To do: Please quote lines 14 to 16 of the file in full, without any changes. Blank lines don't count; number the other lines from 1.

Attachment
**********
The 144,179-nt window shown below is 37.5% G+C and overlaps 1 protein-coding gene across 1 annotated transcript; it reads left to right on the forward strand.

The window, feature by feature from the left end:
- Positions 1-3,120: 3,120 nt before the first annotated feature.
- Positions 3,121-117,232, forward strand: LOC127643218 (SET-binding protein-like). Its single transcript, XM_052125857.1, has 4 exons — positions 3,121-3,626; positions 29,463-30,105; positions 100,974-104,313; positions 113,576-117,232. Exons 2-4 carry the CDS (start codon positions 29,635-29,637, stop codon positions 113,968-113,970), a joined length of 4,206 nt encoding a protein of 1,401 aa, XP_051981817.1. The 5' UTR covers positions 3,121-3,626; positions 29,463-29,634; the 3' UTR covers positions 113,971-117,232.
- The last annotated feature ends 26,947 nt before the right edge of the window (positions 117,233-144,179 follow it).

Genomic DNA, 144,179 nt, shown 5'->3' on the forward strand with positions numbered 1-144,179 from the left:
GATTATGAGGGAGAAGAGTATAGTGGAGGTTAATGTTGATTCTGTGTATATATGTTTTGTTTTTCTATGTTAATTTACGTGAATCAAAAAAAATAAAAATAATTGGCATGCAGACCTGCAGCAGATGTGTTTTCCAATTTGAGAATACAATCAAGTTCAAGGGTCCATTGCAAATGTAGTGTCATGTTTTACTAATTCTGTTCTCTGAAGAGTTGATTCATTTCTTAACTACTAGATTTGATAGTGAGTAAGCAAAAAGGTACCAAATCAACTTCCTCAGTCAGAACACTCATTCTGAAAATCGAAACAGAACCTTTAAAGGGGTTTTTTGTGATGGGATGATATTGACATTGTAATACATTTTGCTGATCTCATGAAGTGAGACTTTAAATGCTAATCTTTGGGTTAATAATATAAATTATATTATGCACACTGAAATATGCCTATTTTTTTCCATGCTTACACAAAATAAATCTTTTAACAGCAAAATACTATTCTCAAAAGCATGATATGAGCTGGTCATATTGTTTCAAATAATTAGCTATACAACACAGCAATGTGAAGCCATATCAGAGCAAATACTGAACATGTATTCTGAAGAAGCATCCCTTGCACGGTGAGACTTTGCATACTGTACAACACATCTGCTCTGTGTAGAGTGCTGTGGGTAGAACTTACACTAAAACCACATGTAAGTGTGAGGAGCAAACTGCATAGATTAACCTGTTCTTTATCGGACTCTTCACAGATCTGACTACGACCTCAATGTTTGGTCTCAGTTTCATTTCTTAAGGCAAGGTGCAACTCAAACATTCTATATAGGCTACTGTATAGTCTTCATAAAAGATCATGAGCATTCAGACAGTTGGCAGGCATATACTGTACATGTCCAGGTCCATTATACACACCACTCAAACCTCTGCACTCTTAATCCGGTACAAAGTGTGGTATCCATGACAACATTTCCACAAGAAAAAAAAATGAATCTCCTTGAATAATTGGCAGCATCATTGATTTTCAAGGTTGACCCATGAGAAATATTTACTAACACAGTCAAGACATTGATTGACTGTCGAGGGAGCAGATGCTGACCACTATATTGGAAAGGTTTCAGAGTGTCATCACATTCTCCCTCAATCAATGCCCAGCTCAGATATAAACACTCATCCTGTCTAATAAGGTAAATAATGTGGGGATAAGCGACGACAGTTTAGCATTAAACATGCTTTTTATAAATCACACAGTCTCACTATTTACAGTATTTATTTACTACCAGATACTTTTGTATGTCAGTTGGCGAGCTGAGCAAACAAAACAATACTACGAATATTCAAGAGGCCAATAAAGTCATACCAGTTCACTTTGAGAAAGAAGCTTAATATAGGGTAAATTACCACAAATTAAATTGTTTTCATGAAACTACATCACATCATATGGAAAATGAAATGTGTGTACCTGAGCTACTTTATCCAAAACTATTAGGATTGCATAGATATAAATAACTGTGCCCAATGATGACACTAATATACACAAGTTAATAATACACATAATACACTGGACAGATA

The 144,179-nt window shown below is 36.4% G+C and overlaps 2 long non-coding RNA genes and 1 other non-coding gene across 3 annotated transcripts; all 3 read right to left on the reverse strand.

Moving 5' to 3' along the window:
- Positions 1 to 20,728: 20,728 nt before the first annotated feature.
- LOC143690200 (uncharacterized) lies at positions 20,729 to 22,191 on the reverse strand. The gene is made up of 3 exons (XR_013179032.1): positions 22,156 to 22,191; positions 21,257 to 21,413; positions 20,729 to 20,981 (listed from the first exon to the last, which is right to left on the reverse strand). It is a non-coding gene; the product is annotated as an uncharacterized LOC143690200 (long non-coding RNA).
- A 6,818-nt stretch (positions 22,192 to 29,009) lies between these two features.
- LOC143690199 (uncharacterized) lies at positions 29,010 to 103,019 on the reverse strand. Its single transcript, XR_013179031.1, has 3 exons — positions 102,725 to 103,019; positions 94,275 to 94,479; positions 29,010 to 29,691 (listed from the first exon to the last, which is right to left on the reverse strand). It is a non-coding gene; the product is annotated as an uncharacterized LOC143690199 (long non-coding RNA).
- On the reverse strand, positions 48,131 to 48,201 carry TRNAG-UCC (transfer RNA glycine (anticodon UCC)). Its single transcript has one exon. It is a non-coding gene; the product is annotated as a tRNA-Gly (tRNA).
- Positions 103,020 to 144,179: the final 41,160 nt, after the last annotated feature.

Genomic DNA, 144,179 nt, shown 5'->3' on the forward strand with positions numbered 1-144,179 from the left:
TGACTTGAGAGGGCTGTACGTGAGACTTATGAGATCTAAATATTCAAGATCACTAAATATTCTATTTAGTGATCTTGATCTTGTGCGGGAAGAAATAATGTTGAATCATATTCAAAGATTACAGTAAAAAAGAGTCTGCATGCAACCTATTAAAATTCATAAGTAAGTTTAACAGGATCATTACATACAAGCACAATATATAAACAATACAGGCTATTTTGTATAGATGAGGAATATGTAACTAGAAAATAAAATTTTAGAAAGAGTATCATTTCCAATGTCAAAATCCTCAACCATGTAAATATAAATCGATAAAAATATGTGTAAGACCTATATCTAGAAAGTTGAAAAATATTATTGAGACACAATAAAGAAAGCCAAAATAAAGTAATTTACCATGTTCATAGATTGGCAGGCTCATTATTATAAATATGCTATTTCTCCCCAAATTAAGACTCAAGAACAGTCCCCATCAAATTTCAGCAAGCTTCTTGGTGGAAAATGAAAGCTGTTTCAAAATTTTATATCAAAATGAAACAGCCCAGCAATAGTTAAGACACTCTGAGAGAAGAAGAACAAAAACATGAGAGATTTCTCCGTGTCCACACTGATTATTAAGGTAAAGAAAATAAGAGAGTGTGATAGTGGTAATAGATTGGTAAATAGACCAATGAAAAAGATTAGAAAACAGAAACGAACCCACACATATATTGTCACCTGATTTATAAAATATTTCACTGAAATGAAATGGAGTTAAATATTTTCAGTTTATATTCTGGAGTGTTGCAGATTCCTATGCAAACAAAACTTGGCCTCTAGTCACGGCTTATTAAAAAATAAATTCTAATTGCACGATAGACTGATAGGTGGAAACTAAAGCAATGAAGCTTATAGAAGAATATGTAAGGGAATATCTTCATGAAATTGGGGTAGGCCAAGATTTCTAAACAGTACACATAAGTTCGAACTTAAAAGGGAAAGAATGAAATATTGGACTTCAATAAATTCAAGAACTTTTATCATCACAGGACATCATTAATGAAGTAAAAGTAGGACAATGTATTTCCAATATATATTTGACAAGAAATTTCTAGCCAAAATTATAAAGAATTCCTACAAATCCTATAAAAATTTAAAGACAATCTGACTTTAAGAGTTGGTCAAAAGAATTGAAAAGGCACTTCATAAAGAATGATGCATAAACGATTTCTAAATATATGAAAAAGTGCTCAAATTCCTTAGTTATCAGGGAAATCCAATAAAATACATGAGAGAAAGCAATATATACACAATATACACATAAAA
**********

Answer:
- On the reverse strand, positions 48,131 to 48,201 carry TRNAG-UCC (transfer RNA glycine (anticodon UCC)). Its single transcript has one exon. It is a non-coding gene; the product is annotated as a tRNA-Gly (tRNA).
- Positions 103,020 to 144,179: the final 41,160 nt, after the last annotated feature.

Genomic DNA, 144,179 nt, shown 5'->3' on the forward strand with positions numbered 1-144,179 from the left: